Monday, June 2nd, 2008



La Spezia is the port, Cinque Terre is the attraction. Cinque Terre is a UNESCO-protected area that for most of its existence was cut off from civilization. Cinque means “five” in Italian and Terre refers to “towns” in this vernacular. Cinque Terre consists of five towns that are small villages that literally cling to the cliff side… much like the Almafi-Positano area, only more dramatic.


This is harsh terrain… only accessible by train or boat. There is one way in and one way out and it used to only be accessible via a six hour hike on foot. Today there is a train that provides service up and down the Cinque Terre via tunnels dug into the side of the cliff.


The land is terraced and the original residents “farmed” the area as it is lush in vegetation… the original reason the area was inhabited all those years ago. Original settlers lived in caves that were dug into the hillside and it was so remote that it protected them from their enemies. In most areas you cannot even approach one of the villages from boat unless the weather conditions are favorable. Fortunately, the weather gods were with us again today.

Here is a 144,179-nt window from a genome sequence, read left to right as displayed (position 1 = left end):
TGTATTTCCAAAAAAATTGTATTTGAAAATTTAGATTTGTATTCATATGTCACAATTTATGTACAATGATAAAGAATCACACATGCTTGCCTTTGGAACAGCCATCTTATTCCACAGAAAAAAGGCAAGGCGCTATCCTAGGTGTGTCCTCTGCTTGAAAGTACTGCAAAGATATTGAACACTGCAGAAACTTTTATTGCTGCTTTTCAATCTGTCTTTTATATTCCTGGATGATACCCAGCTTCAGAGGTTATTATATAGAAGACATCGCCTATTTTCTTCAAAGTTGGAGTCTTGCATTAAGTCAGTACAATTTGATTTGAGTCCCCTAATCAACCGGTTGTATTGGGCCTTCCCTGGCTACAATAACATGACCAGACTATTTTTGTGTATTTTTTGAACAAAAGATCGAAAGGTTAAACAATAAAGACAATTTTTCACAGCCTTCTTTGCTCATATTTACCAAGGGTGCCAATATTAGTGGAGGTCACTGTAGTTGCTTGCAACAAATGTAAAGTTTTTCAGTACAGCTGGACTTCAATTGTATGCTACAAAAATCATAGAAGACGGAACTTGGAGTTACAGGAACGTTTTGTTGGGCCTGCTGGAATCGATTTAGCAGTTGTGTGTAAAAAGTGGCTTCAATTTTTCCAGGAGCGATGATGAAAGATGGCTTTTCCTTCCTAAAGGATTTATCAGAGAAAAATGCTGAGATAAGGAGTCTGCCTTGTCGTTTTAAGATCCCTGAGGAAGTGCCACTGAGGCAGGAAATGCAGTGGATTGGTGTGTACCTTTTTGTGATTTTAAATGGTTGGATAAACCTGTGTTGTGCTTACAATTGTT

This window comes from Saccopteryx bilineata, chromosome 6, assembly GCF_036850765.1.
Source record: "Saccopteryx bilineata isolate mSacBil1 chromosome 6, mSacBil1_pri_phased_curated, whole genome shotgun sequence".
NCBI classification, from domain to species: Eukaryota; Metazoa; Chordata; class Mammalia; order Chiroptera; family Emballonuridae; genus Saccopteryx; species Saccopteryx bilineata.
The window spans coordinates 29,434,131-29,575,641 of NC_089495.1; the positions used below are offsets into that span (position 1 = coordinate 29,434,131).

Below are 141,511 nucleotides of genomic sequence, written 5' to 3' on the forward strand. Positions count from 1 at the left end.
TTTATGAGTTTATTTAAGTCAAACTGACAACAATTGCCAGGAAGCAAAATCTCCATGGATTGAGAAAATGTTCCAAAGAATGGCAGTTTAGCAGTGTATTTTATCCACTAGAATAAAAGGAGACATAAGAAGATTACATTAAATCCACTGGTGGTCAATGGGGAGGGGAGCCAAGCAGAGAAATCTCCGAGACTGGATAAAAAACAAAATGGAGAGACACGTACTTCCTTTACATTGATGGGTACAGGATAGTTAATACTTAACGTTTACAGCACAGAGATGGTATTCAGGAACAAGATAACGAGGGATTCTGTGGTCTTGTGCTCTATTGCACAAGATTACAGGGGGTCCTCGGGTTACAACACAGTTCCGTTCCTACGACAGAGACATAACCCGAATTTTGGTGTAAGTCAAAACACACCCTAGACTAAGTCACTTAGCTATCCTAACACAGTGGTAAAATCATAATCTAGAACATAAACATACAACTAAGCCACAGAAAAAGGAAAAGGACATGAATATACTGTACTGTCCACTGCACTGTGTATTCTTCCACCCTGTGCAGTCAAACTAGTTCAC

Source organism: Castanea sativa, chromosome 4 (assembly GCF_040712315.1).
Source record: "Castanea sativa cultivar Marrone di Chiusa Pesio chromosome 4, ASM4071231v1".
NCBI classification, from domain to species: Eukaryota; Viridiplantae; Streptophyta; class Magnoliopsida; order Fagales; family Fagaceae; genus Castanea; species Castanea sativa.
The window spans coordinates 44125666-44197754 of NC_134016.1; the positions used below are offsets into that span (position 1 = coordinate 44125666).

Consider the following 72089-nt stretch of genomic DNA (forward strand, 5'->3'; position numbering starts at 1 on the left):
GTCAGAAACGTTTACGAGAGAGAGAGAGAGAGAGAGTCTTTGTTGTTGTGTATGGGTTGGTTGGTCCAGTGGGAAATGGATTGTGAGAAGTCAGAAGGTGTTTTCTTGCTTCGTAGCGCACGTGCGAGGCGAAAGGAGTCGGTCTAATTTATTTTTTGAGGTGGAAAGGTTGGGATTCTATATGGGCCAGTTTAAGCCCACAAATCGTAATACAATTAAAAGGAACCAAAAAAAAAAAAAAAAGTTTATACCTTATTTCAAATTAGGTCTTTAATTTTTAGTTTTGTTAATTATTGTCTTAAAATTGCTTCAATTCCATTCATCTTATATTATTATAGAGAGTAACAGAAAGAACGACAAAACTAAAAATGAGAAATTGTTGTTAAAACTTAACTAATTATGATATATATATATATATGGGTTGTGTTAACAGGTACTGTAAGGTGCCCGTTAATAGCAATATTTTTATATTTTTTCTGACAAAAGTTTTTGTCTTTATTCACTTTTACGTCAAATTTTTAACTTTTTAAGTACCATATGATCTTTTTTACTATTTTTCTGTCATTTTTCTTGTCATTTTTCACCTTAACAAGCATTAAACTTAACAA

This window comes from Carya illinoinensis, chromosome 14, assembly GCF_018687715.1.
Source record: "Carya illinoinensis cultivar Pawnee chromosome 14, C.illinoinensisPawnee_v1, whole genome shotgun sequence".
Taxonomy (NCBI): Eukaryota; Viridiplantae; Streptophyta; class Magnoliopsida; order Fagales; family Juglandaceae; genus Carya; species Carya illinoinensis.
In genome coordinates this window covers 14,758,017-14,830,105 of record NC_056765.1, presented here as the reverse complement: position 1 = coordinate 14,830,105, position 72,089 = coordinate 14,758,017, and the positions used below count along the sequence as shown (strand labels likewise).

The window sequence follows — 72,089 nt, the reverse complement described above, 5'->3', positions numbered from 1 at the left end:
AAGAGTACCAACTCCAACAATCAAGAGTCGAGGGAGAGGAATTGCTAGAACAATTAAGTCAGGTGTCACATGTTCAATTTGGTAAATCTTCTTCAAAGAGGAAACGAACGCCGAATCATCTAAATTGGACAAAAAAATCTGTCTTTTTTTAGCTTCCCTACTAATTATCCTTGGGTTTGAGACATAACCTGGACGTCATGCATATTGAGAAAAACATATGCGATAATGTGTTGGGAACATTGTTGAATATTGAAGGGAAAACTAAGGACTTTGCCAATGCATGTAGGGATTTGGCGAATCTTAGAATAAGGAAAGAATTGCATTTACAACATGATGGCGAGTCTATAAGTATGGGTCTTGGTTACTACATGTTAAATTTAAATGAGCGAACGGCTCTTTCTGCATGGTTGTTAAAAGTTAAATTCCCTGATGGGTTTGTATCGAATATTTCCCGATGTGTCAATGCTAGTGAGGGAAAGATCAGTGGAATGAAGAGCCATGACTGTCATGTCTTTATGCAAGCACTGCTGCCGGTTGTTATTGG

Being Italy’s Independence Day today, it was busy on the ship and busy in the town. All of the Italians from the north decided to come to Cinque Terre today!


We all took the day-trip boat from La Spezia and had a beautiful coastline journey seeing four of the five towns. The weather was a bit overcast, but it only added to the drama of the area. Once we landed in MANAROLA, we quickly disembarked off of the ship and were given a quick tour of the area. The town is small and evenmoreso than Positano, wasn’t much to behold past the harbor and a few quaint shops that lined the main “road”.


Quickly the town filled with tourists, and it was a bit of a crush to be honest. After several days in towns similar to this, we headed back to the harbor to wait for the local ship to return. The highlight was definitely the journey and not the destination.